Man, old scanner did a nuuuuumber on this one. Had to do a lot of cleaning, and it’s still not great. Regardless, a very powerful image. Don’t remember what it was scanned from.
So far as I’m aware, this small storybook is the very first piece of He-Man / Masters of the Universe tie-in fiction. It describes He-Man as being a mighty forest-dwelling tribesman who leaves his village to battle the forces of evil trying to access the secrets of Castle Grayskull… which, uh, he somehow knows exists despite being a forest-dwelling tribesman. Maybe he was also the village’s biggest gossip hound, I dunno.
This was a much more fantasy take on the He-Man mythos, as technology like the Battle Ram was left over from before Eternia was beset by the “Great Wars” - which were catastrophic enough to tear open a hole in reality(!) that pulled Skeletor to Eternia from another dimension. This set-up also gave He-Man no secret identity, which I am on record for thinking was a dumb creative decision in the first place. Sure, it was a way to add some tension to the animated series… but it just rings hollow to me, because nobody would’ve been hurt if his ID got out. By that point in the canon, Skeletor was gunning for He-Man’s family and friends anyway, by dint of them being the friggin’ Royal Family Of Eternia and the associated hangers-on.
"Gasp! He-Man is really the hated son of the hated king I hate! I must… hate them both even more now! Somehow! Nyeh!"
Also, I don’t get why the back of the storybook lists all the heights/lengths of the toys. That seems kind of weird?
Anyway. I had plans to scan the entire book, but my copy has two of the pages torn out. Turns out the entire thing is up at He-Man.org if you want to read it, though.
Somehow, this still feels way more 1930s sci-fi than 1950s. Also, that rocketship’s got to be pretty inconvenient to fly, since I’m not sure it has seats.
A 1986 Transformers cup by Packer Plastics, featuring Ultra Magnus. On top of some of his parts colors being off - shins, chestplate, helmet - all his white parts are actually depicted as silver-grey, in contrast to the cup’s base white. Whether that change was due to printing on a cup or a genuine deco difference, I dunno.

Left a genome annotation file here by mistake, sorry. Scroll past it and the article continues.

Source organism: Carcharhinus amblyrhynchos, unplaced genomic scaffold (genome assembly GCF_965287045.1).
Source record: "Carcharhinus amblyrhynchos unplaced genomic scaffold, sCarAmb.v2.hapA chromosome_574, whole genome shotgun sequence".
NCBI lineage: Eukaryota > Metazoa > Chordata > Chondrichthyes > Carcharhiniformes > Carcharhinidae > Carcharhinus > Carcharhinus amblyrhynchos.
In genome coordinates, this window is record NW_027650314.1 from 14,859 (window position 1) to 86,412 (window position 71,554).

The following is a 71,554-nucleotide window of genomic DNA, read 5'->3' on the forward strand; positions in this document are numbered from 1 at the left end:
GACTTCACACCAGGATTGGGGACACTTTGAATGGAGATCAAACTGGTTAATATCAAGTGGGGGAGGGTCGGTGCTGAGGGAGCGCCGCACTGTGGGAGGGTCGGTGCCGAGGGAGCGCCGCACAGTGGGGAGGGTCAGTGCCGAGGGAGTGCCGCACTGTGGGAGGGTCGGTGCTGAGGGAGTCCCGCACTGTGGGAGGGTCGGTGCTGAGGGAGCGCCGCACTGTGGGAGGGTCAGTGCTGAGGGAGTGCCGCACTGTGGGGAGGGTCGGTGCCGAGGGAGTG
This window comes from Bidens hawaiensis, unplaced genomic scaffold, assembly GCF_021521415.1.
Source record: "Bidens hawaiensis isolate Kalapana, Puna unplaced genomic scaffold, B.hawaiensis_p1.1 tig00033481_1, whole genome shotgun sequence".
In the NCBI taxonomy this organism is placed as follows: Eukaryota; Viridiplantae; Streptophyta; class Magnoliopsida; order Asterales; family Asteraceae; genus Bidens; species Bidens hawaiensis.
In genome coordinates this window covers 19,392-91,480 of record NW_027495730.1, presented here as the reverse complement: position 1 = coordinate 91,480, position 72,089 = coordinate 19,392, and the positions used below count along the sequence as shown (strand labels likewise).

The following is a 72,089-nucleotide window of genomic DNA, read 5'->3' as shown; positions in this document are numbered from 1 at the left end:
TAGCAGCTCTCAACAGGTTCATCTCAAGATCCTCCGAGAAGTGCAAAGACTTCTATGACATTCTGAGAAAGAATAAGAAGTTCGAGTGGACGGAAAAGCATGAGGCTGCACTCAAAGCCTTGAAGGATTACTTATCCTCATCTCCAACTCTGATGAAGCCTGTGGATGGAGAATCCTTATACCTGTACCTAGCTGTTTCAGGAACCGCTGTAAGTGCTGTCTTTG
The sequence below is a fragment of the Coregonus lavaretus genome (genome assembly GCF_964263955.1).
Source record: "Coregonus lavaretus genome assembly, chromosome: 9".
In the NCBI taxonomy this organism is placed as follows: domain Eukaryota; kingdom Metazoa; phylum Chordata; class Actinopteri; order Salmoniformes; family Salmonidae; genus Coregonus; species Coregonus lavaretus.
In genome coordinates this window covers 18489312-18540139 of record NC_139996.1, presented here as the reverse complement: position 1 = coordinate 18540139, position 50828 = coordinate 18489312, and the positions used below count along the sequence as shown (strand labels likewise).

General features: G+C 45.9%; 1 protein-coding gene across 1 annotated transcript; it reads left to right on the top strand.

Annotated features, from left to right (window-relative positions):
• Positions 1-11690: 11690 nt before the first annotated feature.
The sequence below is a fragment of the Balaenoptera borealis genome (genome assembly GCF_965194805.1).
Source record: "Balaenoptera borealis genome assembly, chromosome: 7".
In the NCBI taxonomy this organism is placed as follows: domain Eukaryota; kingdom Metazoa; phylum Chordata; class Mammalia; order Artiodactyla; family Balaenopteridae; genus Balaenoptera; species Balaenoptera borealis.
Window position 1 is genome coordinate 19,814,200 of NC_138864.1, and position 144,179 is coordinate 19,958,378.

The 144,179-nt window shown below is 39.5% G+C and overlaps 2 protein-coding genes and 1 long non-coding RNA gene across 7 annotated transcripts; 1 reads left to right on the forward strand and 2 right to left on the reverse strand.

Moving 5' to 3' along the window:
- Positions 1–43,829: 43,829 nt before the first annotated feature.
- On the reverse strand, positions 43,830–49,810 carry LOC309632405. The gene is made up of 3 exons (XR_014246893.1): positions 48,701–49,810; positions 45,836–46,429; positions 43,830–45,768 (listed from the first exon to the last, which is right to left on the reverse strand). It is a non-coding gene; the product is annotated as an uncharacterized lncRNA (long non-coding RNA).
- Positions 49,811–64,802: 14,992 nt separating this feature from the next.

I’ve often felt that Steve Ditko’s covers for Marvel Comics were kind of sub-par. You’d occasionally get some real gems, but it didn’t feel like he consistently knocked them out of the park as much as, say, Jack Kirby did (which, okay, bad comparison, it’s Jack Kirby). My view led me to think that Ditko was a mediocre cover artist in general… but then I decided to flip through his other work on Comics.org. He did a lot of material for this cheapjack publisher called Charlton, and holy cow - a bunch of it is downright incredible.
Look at the atmosphere on this thing! The composition! It was a horror/suspense anthology, and each one of those flying papers represents a story inside. There’s even an “IN THIS ISSUE” blurb worked into the background! I don’t know why Ditko’s Marvel covers don’t thrill me so much - maybe Stan Lee or whoever put different demands on him - but he could clearly make covers worthy of separating kids from their hard-earn dimes…
Tales of the Mysterious Traveler #4, taken from a Heritage auction.
Dick Tracy would have a rogues’ gallery easily matching Batman if not for the fact that his enemies tend to meet a grisly demise on their first go-round. Still, Chester Gould’s top cop is a recurring interest of mine, and I wish the franchise was better-appreciated in general.
Concept drawing of “Splitscreen”, a villain from the post-Gould years, scanned from Dick Tracy: America’s Most Famous Detective.
My friend Andrew, an artist, was once working on a project that required him to draw a cowgirl. He had trouble finding a decent hat reference, and since I’d picked up a book called How the West was Worn at an overstock book place some time before then, I helped him out by picking through it to find what I thought was the best example page.
Concept drawing of a “modern” pre-planned city, from The Arts of the Twenties.